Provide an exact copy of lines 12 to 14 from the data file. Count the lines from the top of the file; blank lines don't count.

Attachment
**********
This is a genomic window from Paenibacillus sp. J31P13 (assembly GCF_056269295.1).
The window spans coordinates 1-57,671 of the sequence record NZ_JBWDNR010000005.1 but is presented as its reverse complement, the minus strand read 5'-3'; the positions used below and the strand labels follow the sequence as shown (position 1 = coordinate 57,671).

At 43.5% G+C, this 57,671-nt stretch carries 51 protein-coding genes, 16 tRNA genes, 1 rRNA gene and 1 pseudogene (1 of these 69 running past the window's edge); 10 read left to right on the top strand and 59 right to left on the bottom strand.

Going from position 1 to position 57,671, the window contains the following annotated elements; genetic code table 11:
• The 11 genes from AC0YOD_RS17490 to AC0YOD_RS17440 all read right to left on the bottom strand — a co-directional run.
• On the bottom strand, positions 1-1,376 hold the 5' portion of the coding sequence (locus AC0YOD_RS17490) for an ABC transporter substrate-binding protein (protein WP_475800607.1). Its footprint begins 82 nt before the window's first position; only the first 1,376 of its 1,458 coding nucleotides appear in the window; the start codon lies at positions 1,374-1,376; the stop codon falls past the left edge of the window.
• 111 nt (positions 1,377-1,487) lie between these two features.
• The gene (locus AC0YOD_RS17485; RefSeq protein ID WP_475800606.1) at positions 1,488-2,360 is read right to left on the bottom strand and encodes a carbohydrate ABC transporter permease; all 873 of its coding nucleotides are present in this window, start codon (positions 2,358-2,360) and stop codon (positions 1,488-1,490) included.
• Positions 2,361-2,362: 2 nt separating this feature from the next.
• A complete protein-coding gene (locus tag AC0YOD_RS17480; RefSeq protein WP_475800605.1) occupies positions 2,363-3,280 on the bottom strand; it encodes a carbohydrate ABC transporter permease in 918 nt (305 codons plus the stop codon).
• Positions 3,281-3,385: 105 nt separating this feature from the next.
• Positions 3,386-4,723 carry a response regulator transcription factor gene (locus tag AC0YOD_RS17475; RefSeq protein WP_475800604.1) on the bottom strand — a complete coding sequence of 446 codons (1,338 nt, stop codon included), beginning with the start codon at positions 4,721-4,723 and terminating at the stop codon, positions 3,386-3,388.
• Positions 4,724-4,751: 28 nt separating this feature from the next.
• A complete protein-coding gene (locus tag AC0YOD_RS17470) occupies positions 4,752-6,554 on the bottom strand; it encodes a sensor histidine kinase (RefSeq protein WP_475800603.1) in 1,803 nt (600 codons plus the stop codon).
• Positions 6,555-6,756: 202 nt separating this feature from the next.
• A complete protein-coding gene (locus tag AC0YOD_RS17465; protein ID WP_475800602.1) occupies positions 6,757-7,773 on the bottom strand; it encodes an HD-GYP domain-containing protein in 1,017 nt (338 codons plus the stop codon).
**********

• Positions 3,386-4,723 carry a response regulator transcription factor gene (locus tag AC0YOD_RS17475; RefSeq protein WP_475800604.1) on the bottom strand — a complete coding sequence of 446 codons (1,338 nt, stop codon included), beginning with the start codon at positions 4,721-4,723 and terminating at the stop codon, positions 3,386-3,388.
• Positions 4,724-4,751: 28 nt separating this feature from the next.
• A complete protein-coding gene (locus tag AC0YOD_RS17470) occupies positions 4,752-6,554 on the bottom strand; it encodes a sensor histidine kinase (RefSeq protein WP_475800603.1) in 1,803 nt (600 codons plus the stop codon).